In the XML and web development communities we often talk casually about dereferencing URIs. We talk as if dereferencing a URI is an atomic operation, and for most purposes that's precisely what it is. But, as the AWWW points out, what a user agent must do to dereference a URI is both specific to a URI scheme and often rather complex. It is a testament to the engineering practices of several, historically extended communities that dereferencing a URI may "involve a succession of steps as described in independent specifications", and that for the most part it just works. I think this simple fact, which hides worlds of social complexity, is worth bearing in mind.

I won't walk through the AWWW's eight-step examination of a URI dereference, nor will I list the six or so relevant specifications that touch on this process. The important point is that it works, and that it is both less simple and more robust than it often seems.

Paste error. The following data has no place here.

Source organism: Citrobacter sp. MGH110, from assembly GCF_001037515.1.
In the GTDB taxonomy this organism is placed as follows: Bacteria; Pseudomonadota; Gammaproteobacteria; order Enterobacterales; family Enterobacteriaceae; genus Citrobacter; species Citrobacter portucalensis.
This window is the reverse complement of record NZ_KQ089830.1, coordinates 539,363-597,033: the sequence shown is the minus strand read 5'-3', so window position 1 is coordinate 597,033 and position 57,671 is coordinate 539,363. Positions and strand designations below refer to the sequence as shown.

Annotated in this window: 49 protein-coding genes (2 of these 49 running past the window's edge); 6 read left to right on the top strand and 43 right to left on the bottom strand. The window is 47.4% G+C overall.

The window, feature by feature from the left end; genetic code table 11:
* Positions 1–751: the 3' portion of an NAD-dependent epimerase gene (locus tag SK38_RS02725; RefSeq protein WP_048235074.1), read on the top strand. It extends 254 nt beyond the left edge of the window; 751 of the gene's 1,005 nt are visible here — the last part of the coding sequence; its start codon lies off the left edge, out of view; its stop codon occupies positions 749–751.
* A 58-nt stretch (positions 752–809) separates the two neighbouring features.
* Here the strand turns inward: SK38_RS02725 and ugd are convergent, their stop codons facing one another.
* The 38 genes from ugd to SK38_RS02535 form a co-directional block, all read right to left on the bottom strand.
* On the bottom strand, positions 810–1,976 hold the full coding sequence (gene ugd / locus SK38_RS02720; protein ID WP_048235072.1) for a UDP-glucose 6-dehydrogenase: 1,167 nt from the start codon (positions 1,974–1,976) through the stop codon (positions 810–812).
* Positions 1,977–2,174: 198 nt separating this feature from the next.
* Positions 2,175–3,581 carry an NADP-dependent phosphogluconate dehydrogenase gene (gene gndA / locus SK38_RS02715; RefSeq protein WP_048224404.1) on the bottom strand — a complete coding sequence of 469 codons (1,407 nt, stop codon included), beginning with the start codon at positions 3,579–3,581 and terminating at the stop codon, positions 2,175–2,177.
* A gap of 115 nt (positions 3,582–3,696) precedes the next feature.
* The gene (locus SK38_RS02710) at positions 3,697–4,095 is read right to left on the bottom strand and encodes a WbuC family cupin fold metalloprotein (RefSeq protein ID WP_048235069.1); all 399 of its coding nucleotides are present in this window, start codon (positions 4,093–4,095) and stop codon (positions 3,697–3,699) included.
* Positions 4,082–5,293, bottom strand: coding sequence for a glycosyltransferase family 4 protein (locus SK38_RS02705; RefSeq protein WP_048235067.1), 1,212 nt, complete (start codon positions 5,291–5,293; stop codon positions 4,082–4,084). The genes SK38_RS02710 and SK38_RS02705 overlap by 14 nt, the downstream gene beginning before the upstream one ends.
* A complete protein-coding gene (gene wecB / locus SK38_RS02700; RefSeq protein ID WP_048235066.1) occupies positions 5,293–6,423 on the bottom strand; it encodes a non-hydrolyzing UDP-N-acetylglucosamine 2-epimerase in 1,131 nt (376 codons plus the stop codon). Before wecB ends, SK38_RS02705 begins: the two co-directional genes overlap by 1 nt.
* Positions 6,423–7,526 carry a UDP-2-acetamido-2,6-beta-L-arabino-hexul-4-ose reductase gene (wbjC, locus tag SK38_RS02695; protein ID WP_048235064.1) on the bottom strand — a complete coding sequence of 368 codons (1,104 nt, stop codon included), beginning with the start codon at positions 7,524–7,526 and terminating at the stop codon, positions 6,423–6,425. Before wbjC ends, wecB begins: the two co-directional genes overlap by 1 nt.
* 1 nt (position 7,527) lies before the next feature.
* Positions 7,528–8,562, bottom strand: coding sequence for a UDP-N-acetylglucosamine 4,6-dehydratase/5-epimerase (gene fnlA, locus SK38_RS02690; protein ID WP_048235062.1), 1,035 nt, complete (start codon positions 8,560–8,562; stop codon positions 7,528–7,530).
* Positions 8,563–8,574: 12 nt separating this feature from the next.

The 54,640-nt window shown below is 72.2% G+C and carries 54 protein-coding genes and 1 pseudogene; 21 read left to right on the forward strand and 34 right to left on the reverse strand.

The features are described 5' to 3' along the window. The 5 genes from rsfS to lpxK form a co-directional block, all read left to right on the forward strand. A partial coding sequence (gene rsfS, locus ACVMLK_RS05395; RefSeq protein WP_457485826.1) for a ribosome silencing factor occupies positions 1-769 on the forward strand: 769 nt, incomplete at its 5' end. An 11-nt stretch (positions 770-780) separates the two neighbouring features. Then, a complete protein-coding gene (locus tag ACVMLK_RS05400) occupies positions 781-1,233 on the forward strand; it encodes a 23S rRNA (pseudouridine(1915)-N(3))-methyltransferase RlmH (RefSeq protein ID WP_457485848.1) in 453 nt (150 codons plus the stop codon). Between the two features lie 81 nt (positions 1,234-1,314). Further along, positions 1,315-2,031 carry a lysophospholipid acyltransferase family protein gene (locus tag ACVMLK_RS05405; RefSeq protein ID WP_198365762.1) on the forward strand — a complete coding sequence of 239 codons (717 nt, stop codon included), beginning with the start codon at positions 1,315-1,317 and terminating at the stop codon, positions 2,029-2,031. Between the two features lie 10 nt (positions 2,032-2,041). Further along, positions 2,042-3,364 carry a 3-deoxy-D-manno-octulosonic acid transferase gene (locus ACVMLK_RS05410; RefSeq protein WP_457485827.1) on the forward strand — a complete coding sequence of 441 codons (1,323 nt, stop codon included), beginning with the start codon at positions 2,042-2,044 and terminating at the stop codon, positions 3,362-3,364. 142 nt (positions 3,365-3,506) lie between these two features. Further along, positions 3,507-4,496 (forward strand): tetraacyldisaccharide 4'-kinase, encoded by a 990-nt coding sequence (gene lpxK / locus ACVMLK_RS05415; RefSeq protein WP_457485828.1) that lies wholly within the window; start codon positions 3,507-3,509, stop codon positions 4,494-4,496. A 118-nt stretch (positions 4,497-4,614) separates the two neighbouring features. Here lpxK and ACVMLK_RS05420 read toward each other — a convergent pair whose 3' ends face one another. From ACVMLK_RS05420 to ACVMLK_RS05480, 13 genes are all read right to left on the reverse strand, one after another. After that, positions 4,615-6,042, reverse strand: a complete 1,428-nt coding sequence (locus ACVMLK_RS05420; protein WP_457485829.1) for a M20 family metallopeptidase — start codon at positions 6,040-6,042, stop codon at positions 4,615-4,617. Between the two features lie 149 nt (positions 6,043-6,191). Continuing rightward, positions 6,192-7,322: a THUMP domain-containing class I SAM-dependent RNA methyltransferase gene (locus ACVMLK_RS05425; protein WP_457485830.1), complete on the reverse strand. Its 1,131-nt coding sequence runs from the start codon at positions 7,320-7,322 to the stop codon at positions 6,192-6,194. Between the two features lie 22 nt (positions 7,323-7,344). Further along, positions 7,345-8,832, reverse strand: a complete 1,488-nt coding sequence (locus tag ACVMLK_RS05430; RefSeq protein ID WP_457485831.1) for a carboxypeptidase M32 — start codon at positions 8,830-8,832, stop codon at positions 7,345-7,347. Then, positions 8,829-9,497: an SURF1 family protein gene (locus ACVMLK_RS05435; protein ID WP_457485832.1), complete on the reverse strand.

As the REST architectural style suggests, user agents on the Web don't really interact directly with resources. Rather they interact directly with representations of the states of resources, which are identified by URIs. Given the utility of the opacity of web identifiers it stands to reason that the protocol by means of which interactions between user agents and servers is structured includes provisions for transmitting metadata about the format of the retrieved representation. User agents send messages to servers, requesting, say, the retrieval of a representation. In response, servers pass messages back to the user agent in which the retrieved representation, together with metadata, may also be included. The protocols determining the Web's primary interactions are highly structured and rather complex.